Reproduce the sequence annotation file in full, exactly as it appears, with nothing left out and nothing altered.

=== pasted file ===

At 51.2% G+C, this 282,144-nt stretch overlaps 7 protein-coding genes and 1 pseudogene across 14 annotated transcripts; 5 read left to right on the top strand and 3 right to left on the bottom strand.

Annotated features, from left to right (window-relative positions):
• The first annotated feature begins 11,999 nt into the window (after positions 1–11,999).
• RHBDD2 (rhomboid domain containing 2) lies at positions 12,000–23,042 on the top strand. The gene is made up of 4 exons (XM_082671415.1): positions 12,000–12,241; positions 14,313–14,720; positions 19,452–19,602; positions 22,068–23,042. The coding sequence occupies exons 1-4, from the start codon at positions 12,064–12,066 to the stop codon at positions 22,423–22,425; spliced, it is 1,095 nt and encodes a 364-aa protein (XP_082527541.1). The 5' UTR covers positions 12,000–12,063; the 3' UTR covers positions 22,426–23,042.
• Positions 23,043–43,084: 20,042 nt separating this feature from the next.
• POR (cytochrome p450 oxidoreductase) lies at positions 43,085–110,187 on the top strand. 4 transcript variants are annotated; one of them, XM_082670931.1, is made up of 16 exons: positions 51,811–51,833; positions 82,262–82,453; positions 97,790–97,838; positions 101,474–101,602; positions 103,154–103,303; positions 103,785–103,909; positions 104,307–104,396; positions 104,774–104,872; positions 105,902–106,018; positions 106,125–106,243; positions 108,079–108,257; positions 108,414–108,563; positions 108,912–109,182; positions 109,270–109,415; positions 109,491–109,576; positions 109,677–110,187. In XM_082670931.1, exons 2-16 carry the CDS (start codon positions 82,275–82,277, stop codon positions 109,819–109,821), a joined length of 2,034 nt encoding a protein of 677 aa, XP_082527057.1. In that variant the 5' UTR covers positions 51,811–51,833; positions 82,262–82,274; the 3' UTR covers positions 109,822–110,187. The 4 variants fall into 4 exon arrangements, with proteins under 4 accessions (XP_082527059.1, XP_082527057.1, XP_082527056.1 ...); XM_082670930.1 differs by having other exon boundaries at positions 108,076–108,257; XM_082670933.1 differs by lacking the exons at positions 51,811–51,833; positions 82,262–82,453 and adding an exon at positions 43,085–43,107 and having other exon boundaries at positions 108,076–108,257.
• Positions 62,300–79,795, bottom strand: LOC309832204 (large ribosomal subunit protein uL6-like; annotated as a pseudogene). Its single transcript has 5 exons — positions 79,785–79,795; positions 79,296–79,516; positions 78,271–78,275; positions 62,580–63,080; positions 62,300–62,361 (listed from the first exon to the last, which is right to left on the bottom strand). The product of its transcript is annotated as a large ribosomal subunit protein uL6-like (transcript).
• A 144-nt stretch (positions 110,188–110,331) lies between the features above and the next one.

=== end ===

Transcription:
At 51.2% G+C, this 282,144-nt stretch overlaps 7 protein-coding genes and 1 pseudogene across 14 annotated transcripts; 5 read left to right on the top strand and 3 right to left on the bottom strand.

Annotated features, from left to right (window-relative positions):
• The first annotated feature begins 11,999 nt into the window (after positions 1–11,999).
• RHBDD2 (rhomboid domain containing 2) lies at positions 12,000–23,042 on the top strand. The gene is made up of 4 exons (XM_082671415.1): positions 12,000–12,241; positions 14,313–14,720; positions 19,452–19,602; positions 22,068–23,042. The coding sequence occupies exons 1-4, from the start codon at positions 12,064–12,066 to the stop codon at positions 22,423–22,425; spliced, it is 1,095 nt and encodes a 364-aa protein (XP_082527541.1). The 5' UTR covers positions 12,000–12,063; the 3' UTR covers positions 22,426–23,042.
• Positions 23,043–43,084: 20,042 nt separating this feature from the next.
• POR (cytochrome p450 oxidoreductase) lies at positions 43,085–110,187 on the top strand. 4 transcript variants are annotated; one of them, XM_082670931.1, is made up of 16 exons: positions 51,811–51,833; positions 82,262–82,453; positions 97,790–97,838; positions 101,474–101,602; positions 103,154–103,303; positions 103,785–103,909; positions 104,307–104,396; positions 104,774–104,872; positions 105,902–106,018; positions 106,125–106,243; positions 108,079–108,257; positions 108,414–108,563; positions 108,912–109,182; positions 109,270–109,415; positions 109,491–109,576; positions 109,677–110,187. In XM_082670931.1, exons 2-16 carry the CDS (start codon positions 82,275–82,277, stop codon positions 109,819–109,821), a joined length of 2,034 nt encoding a protein of 677 aa, XP_082527057.1. In that variant the 5' UTR covers positions 51,811–51,833; positions 82,262–82,274; the 3' UTR covers positions 109,822–110,187. The 4 variants fall into 4 exon arrangements, with proteins under 4 accessions (XP_082527059.1, XP_082527057.1, XP_082527056.1 ...); XM_082670930.1 differs by having other exon boundaries at positions 108,076–108,257; XM_082670933.1 differs by lacking the exons at positions 51,811–51,833; positions 82,262–82,453 and adding an exon at positions 43,085–43,107 and having other exon boundaries at positions 108,076–108,257.
• Positions 62,300–79,795, bottom strand: LOC309832204 (large ribosomal subunit protein uL6-like; annotated as a pseudogene). Its single transcript has 5 exons — positions 79,785–79,795; positions 79,296–79,516; positions 78,271–78,275; positions 62,580–63,080; positions 62,300–62,361 (listed from the first exon to the last, which is right to left on the bottom strand). The product of its transcript is annotated as a large ribosomal subunit protein uL6-like (transcript).
• A 144-nt stretch (positions 110,188–110,331) lies between the features above and the next one.